Everything You Need To Know About Biodegradable Dog Poop Bags
One would hope that when you’re spending extra time and money to better clean up after your dog, you would get just that. But when it comes to the majority of biodegradable waste bags, according to the FTC, manufacturers of dog waste bags “may be deceiving consumers with the use of their unqualified ‘biodegradable’ claim.”
And there are several ways they can get away with it too!
If you use biodegradable poop bags to clean up after your dog or cat, this article is a must-read if you don’t want to continue to throw your money away.
What Does Biodegradable Mean?
First, the most important thing to know about the term 'biodegradable' is that it doesn't always mean that it’s good for the environment.
For example, there are many things we throw away in landfills that biodegrade into everything from climate change-causing greenhouse gasses to toxic chemicals that pollute waterways.
Second, the term 'biodegradable' only indicates that the item will break down into smaller components, but it does not indicate how long that takes. Compostable dog poop bags are usually a good indication that they will break down faster.
Why The Term Can Mislead You
As we learned above, the word biodegradable can be misleading as many people associate it with being good for the environment. And one of the reasons that are such a popular misconception is because so many companies use the term to greenwash their products.
Greenwashing is a misleading claim that deceives consumers into believing the product or the company is environmentally friendly. For example, a dog waste bag may be advertised as compostable, but in actuality, it is only able to break down in an industrial compost facility. When the company doesn’t include that latter part, they are considered to be greenwashing their product.
Because of this, more and more companies, such as Innovetpet, are moving away from putting 'biodegradable’ on their product packaging to avoid misleading consumers.
Best Way To Dispose of Dog Waste
Even when using the best biodegradable waste bags, you don’t really want to throw them away with your regular trash. This is because landfills do not provide a great environment for them to successfully decompose.
In fact, landfills, with their lack of oxygen and heavy compression design, are downright some of the worst places for pet waste to go. Here is what you can do instead when looking to help the environment.
Composting dog waste is a great idea, and it is probably the best way for us to get rid of dog waste.
It is completely safe to compost dog waste. However, you do need to take some precautions.
First, you never want to compose waste from a dog that isn’t up-to-date on their regular vaccinations and parasite control medication. Second, you need to ensure your compost pile is regularly reaching a temperature of 140 degrees F or higher. Doing this will kill any pathogen and other nasties that may have tried hitching a ride in your dog’s pooh.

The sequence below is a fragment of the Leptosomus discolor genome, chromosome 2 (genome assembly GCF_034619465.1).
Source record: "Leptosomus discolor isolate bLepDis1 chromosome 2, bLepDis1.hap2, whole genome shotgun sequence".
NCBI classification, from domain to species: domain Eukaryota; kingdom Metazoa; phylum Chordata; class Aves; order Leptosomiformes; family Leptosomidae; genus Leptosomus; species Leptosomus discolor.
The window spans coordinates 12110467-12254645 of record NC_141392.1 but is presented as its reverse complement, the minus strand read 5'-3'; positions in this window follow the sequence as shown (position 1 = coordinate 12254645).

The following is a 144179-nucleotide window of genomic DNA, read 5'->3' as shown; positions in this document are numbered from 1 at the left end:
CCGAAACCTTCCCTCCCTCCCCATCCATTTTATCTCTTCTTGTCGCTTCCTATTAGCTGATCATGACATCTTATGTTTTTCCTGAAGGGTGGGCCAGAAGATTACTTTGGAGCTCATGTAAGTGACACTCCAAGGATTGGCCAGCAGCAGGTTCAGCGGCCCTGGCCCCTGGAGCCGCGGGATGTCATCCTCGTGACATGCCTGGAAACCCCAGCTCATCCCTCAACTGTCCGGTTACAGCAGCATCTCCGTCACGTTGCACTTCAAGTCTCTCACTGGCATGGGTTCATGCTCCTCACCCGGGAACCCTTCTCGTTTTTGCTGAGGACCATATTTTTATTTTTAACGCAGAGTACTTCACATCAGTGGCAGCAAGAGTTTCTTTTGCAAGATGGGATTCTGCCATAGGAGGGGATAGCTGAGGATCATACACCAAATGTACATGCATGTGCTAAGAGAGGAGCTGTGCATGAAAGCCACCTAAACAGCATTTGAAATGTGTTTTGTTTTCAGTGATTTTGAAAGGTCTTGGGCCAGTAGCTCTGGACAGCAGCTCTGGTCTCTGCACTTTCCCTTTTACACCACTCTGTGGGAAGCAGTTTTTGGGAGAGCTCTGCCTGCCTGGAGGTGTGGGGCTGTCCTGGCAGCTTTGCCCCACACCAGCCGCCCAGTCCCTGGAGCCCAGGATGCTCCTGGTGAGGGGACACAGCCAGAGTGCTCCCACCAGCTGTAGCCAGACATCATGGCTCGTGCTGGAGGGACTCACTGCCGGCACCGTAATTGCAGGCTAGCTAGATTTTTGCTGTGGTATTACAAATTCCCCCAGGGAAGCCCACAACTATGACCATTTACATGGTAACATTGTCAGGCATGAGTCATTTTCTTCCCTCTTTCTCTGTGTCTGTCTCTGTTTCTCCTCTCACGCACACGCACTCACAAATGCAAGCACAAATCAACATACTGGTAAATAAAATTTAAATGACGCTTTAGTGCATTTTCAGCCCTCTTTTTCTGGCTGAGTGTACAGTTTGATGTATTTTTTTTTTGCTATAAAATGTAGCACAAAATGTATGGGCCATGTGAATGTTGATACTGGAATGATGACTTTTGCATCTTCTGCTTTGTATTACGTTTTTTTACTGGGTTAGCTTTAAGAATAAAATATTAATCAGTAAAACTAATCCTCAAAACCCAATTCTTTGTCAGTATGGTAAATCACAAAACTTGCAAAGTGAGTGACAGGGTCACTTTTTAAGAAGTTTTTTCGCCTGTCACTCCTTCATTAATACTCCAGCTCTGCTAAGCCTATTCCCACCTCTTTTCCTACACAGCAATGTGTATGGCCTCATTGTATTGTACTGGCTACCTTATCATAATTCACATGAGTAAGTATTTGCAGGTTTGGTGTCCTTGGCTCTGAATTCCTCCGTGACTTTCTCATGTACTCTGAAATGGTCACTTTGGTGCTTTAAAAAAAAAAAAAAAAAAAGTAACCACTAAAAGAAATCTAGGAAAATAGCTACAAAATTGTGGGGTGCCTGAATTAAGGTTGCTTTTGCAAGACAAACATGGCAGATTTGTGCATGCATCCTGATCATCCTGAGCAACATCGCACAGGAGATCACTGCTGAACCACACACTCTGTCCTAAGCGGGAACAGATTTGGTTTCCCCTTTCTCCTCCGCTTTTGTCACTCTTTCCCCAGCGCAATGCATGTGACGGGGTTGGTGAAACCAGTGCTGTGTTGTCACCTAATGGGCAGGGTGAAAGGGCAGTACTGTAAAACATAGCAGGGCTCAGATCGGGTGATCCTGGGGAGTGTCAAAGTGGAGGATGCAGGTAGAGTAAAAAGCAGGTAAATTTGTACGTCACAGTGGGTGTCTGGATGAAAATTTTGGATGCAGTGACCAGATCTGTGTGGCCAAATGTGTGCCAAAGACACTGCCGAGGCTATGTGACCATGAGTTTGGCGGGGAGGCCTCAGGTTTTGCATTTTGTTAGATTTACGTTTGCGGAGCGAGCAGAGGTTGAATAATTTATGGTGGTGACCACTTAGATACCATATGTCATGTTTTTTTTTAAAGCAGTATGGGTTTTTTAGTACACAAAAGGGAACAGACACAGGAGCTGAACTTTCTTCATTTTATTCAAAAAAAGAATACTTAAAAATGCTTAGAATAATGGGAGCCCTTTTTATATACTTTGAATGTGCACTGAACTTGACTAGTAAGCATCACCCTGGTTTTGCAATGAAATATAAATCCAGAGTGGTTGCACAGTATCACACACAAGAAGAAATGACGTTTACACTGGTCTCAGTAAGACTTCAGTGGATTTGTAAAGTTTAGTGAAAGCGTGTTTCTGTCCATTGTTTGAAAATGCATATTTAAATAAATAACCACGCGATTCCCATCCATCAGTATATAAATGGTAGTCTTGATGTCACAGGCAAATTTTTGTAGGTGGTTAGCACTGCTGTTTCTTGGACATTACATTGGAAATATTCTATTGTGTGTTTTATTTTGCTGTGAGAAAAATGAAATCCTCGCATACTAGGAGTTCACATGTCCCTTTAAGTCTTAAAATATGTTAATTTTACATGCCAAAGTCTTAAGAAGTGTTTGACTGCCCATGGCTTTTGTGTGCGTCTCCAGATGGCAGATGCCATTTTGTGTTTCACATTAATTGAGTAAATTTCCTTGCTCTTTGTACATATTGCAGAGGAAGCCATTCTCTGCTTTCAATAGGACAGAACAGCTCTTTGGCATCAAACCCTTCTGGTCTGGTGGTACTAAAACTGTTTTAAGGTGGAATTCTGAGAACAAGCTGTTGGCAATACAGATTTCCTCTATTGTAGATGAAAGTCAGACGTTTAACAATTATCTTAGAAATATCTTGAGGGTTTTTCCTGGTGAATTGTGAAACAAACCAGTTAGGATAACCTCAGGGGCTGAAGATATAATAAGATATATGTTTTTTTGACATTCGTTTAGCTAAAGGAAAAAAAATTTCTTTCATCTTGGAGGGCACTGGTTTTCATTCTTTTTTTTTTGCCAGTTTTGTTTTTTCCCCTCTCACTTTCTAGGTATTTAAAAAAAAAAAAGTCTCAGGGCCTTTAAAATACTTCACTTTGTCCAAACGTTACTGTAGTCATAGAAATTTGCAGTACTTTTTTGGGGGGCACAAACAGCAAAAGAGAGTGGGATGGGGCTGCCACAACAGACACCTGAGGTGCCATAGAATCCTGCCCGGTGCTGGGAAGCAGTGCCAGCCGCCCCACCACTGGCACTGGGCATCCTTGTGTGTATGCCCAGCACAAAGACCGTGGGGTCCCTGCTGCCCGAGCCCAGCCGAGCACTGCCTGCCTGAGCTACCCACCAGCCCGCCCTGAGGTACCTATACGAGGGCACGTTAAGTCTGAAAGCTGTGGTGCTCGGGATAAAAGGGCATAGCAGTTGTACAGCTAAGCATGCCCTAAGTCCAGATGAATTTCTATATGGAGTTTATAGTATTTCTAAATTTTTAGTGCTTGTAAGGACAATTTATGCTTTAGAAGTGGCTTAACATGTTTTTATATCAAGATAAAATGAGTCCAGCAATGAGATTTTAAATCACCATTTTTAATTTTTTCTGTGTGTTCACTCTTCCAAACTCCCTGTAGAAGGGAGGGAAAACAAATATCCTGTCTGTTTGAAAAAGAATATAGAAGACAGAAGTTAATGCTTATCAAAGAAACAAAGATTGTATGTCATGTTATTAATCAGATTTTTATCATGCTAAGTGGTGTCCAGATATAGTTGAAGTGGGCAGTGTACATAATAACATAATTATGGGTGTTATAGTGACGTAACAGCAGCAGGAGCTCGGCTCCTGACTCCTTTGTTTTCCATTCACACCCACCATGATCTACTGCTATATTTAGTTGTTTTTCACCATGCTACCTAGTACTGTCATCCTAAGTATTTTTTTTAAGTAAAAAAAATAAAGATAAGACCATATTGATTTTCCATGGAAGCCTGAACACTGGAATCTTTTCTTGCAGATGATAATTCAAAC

Even when taking the necessary precautions, it’s often advised that you don’t use your dog’s waste to fertilize any crops you plant to consume. Flowerbeds, trees, your yard, and even your houseplants are all great options for dog waste compost.
If all that seems like too much work, responsibility, or just downright not feasible due to neighbours, but you’d still love to compost, you’re not out of luck. From industrial composting facilities that accept pet waste to hiring a removal company, those that live in highly populated areas or just don’t want to do the extra work can still take advantage of the most environmentally friendly way to dispose of pet waste.
Due to concern over the parasite Toxoplasma gondii, you should never attempt to compost cat waste at home.
Did you know that the Environmental Protection Agency (EPA) recommends flushing your dog’s waste? This lets your sewage treatment plant handle all the dirty work for you!
Flushing your dog’s pooh is an excellent option as opposed to throwing it away with your regular trash. Just make sure you only flush the pooh and not in a bag that isn’t water-soluble.
As we saw with the other options, burying your pet’s waste will be a better option for some people than others. Pet waste should be buried a minimum of 5 inches deep, with 12 inches being the goal.
You will want to bury it in multiple spots around your yard, but make sure to never bury pet waste too close to your garden full of vegetables and fruits.
What To Look For When Shopping For Dog Poop Bags
Remember, even with the best biodegradable pooh bags science can invent, the landfill is going to be terrible for them, and instead, you should seek out one of the options we discussed above.
The best biodegradable and compostable dog poop bags are made from plant starches and other food-based polymers such as proteins, polysaccharides, and peptides.
After you’ve confirmed the materials that were used to create the bag, you want to look for a few certifications.
First, look for the DW2 certification, which indicates a compound has been added to waste bags to speed up the decomposition process from 20 years to 2-5 years.
Second, look for ASTM D6954-04, which indicates that a biodegradable product should biodegrade in less than 2 years without leaving any residues that may be harmful to the environment.
These waste bags are often not flushable, so make sure to not flush them along with your dog’s waste if you plan on going with that option.